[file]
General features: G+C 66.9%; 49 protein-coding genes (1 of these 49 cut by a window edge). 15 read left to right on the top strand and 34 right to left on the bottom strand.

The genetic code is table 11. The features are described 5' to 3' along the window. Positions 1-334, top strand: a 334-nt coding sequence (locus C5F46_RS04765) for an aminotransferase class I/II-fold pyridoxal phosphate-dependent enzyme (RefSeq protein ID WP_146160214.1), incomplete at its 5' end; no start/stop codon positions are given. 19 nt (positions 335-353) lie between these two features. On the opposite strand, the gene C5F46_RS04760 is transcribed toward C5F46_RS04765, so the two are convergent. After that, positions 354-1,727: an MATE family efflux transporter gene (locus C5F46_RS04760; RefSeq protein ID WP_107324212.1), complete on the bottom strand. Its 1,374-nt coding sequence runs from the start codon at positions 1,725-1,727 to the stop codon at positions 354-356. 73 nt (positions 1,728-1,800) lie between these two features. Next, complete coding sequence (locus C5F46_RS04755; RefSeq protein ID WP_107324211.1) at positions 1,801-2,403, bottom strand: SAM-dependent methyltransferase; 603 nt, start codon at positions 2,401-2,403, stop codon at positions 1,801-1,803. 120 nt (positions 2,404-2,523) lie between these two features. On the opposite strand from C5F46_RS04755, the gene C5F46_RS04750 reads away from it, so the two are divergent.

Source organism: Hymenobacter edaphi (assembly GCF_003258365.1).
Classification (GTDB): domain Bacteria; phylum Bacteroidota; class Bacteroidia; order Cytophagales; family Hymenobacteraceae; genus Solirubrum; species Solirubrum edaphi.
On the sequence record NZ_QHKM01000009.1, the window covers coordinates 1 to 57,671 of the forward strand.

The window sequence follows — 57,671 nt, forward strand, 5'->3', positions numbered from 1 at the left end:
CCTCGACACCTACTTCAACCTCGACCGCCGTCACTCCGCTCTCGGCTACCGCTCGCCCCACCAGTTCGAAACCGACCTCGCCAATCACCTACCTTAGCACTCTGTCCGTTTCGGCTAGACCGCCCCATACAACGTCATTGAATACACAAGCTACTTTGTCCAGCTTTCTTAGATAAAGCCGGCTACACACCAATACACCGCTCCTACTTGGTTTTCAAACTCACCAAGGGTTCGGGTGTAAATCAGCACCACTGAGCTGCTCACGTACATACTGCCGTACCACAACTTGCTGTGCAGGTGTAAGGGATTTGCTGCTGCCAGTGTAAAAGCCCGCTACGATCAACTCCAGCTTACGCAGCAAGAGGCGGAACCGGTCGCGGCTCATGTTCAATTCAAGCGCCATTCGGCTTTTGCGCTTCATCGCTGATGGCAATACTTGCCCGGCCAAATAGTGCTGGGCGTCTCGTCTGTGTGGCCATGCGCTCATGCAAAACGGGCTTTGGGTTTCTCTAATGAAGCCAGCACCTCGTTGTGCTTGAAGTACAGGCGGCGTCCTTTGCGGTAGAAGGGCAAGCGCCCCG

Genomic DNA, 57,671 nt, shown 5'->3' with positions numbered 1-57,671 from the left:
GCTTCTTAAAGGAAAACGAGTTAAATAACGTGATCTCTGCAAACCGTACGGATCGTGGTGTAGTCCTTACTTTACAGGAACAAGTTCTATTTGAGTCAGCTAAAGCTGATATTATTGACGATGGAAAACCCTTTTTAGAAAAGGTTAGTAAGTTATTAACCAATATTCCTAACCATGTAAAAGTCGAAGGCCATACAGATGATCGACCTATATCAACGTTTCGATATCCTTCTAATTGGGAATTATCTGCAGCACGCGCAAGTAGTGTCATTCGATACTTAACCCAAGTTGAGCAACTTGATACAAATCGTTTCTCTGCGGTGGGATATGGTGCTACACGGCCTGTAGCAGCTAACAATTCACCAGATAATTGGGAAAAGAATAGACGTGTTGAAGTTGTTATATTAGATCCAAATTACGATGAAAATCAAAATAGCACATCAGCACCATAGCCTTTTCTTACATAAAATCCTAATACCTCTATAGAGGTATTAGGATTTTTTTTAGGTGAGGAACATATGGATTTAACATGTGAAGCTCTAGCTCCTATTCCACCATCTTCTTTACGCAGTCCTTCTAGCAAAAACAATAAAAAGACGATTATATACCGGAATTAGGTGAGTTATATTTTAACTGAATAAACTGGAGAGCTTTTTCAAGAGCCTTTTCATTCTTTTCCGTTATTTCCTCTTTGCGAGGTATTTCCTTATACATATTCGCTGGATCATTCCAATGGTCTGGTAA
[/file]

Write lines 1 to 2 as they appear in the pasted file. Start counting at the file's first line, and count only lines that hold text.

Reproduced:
General features: G+C 66.9%; 49 protein-coding genes (1 of these 49 cut by a window edge). 15 read left to right on the top strand and 34 right to left on the bottom strand.

The genetic code is table 11. The features are described 5' to 3' along the window. Positions 1-334, top strand: a 334-nt coding sequence (locus C5F46_RS04765) for an aminotransferase class I/II-fold pyridoxal phosphate-dependent enzyme (RefSeq protein ID WP_146160214.1), incomplete at its 5' end; no start/stop codon positions are given. 19 nt (positions 335-353) lie between these two features. On the opposite strand, the gene C5F46_RS04760 is transcribed toward C5F46_RS04765, so the two are convergent. After that, positions 354-1,727: an MATE family efflux transporter gene (locus C5F46_RS04760; RefSeq protein ID WP_107324212.1), complete on the bottom strand. Its 1,374-nt coding sequence runs from the start codon at positions 1,725-1,727 to the stop codon at positions 354-356. 73 nt (positions 1,728-1,800) lie between these two features. Next, complete coding sequence (locus C5F46_RS04755; RefSeq protein ID WP_107324211.1) at positions 1,801-2,403, bottom strand: SAM-dependent methyltransferase; 603 nt, start codon at positions 2,401-2,403, stop codon at positions 1,801-1,803. 120 nt (positions 2,404-2,523) lie between these two features. On the opposite strand from C5F46_RS04755, the gene C5F46_RS04750 reads away from it, so the two are divergent.